One grey Saturday morning this spring, I went to meet up with a group of like-minded people for a guided visit on Beziers’ architectural history. The history of that town has fascinated me for a long time – it goes back so far, and there are so many different layers to discover. The theme of the guided visit was Chez les Suisses, and very appropriately the visit started on a square just off Boulevard de Geneve. The boulevard was given its name around 1904 after the town councillors of Beziers had had a particularly cordial welcome on a visit to Geneva.
During the later part of the 19th century and the early part of the 20th century, there were strong commercial ties between Switzerland and Languedoc. The Swiss would buy wines from the region, and in turn would sell grain. Swiss merchants opened offices in Beziers, and built themselves sumptuous mansions with their profits.
On our visit we stopped at several of these mansions. The first one we saw was built by Godefroid Meyer on Boulevard de la Liberte between 1926 and 1928 in a very pure art deco style.
We were fortunate in that the owner of this beautiful white house was one of the guides – there were several of them, each with a different field of expertise. He had brought several photographs of the interior of the house to show to the group. The interior looked as stunning as the outside. In fact, my pictures above do not do the building justice, it really has to be seen in person!
The next mansion we saw used to belong to the Bühler family. Traugott Bühler bought an enormous plot of around 4500 square metres along Avenue Saint-Saëns, and proceeded to build not one but two mansions. The one on the corner was used as offices, and is a relatively modest brick and stone confection with a mansard roof.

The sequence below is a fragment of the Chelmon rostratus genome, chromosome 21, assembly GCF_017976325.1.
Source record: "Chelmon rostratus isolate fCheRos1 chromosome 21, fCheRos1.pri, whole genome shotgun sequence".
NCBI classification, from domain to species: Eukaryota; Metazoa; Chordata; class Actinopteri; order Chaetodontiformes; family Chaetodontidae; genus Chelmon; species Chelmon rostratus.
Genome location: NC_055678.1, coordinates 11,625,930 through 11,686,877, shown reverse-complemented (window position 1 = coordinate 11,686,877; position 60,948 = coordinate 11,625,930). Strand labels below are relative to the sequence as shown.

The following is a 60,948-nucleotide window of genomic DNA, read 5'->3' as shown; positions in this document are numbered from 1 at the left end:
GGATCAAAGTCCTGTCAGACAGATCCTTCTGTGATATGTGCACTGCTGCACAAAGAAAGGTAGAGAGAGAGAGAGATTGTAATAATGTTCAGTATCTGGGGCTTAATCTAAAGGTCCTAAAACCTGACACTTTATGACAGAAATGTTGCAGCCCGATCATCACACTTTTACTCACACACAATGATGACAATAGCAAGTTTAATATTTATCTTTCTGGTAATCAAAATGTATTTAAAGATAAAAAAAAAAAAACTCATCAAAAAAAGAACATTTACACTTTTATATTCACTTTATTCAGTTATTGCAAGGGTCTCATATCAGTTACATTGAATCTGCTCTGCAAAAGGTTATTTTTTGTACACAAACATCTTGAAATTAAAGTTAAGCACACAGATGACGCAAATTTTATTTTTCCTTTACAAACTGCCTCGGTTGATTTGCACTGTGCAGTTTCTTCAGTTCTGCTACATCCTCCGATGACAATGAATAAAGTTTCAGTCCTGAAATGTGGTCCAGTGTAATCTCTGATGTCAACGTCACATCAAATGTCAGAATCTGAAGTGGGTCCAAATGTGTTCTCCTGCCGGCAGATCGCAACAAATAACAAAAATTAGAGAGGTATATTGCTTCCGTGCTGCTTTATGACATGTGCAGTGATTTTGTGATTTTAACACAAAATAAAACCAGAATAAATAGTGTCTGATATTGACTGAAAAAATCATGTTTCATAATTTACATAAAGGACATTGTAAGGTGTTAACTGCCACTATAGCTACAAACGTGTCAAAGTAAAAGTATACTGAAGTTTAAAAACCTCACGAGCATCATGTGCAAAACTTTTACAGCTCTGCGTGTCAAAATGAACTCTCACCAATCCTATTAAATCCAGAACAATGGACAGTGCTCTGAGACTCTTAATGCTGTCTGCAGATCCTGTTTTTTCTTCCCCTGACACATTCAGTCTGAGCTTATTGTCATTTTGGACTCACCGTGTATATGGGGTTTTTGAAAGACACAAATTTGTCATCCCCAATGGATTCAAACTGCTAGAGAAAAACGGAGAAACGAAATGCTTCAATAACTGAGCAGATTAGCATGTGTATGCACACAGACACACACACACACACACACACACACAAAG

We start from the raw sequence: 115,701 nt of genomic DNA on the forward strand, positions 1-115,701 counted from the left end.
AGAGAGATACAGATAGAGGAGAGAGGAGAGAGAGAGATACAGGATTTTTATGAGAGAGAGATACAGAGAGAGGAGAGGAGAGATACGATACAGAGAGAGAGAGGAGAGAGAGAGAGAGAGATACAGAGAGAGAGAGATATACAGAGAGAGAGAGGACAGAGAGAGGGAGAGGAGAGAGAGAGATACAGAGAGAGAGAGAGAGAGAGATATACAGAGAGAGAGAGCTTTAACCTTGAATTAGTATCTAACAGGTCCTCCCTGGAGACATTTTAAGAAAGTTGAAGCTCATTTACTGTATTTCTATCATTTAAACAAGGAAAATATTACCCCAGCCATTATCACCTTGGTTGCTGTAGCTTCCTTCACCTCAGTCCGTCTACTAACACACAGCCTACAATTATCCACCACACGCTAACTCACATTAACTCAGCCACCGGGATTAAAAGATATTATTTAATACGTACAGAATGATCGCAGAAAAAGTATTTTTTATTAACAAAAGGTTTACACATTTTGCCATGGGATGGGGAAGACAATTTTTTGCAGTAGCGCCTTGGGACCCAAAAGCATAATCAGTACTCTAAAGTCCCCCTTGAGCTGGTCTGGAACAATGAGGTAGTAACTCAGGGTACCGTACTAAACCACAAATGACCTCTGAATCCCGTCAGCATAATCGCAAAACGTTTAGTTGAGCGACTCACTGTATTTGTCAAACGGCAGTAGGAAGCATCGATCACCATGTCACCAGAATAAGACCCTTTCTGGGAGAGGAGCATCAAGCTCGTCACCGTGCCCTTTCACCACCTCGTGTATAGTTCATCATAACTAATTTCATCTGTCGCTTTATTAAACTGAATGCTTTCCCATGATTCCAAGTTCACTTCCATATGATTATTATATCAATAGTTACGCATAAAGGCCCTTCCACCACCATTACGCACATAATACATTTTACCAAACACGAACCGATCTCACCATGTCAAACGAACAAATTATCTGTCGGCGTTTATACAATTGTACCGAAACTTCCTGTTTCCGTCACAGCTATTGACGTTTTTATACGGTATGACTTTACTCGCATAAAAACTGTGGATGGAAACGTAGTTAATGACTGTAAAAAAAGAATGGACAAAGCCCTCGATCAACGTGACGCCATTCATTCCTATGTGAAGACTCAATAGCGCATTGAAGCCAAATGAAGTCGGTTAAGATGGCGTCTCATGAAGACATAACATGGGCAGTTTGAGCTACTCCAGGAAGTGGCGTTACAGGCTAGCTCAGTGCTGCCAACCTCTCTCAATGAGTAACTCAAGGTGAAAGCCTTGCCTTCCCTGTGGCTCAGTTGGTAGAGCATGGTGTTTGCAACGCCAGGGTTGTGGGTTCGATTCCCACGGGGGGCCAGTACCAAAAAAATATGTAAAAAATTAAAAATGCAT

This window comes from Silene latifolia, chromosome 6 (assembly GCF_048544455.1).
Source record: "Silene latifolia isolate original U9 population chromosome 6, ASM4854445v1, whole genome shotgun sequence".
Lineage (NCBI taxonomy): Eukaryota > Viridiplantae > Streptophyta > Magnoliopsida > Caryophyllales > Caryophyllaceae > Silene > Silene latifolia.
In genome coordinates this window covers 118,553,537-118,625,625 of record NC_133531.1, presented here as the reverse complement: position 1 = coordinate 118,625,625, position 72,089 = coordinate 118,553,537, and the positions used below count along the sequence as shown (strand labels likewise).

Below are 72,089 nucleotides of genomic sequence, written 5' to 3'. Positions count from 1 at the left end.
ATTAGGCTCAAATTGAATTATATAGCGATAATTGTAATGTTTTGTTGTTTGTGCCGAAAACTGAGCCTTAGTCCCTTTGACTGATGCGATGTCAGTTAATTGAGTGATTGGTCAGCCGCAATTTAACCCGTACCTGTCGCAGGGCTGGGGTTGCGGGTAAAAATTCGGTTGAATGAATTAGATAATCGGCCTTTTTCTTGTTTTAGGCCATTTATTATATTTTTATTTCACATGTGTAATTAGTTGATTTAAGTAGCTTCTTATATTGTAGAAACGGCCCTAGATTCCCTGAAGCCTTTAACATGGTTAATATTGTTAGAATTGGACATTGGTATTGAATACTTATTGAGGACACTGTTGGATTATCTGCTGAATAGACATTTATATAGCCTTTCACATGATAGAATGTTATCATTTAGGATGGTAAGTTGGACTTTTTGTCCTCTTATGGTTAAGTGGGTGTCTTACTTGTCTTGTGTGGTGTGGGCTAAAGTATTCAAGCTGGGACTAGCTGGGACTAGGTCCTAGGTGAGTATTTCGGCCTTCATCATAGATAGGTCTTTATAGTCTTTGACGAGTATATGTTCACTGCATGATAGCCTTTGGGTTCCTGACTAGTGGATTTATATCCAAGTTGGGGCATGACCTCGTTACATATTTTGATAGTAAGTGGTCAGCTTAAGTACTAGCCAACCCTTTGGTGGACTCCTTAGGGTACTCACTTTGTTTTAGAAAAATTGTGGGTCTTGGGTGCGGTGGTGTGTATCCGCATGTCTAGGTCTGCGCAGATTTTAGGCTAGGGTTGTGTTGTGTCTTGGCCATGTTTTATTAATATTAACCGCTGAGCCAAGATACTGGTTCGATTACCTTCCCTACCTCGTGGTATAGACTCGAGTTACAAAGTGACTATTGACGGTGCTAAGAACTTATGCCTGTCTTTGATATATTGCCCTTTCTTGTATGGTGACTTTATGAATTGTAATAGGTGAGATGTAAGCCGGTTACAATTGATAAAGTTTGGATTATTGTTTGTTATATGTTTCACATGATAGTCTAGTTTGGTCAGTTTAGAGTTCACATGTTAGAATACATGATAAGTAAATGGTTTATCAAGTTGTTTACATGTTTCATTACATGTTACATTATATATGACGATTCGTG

The initial of the family name still decorates the stonework at roof level, and the railings on the balcony just below hint at art nouveau.
The big mansion next door, completed in 1903, was designed by the architects Leopold and Louis Carlier, well-known architects from Montpellier. The locals called it the Chateau Bühler, on account of its size and air of sumptuousness.
Both of the Bühler mansions have been split into apartments, and a large part of the park has been sold off and covered with very nondescript apartment buildings. The facade of the chateau as well as the monumental wrought iron gates and railings have listed building status! Here is one of our guides in front of the gates:
The last of the mansions we visited, was built for Otto Müller, another rich merchant of Swiss extraction, who, if I remember correctly, had married one of the Bühler daughters – or was she a Meyer? The architect was Leopold Carlier. He designed the mansion in the Flemish style, with gables and turrets. The building was finished in 1870. At the time there were few other buildings surrounding it.
You can still see Otto Müller’s initials on the monumental chimney:
In 1916, the mansion was bought by the brothers Guy. In 1918, they engaged a renowned landscape architect to turn the land surrounding the house into a park. They also commissioned original artwork from the local sculptors Antonin Injalbert and Jean Magrou for the park. Once the Guy brothers bought the house, the locals started to call it Villa Guy. It retains that name to this day.
We were fortunate in that the current owners of Villa Guy allowed our group to visit the grounds – we got a very close look at the building and the park. Villa Guy is today an exclusive Bed and Breakfast and function venue.
Here is a selection of photographs of the building and of the sculptures in the park:
Farthest from the house is the Neo-Moorish garden, which was undergoing restoration when I visited. At the time of writing this post, the fountains should be tinkling again!
And thus ended a fascinating visit into Beziers’ past!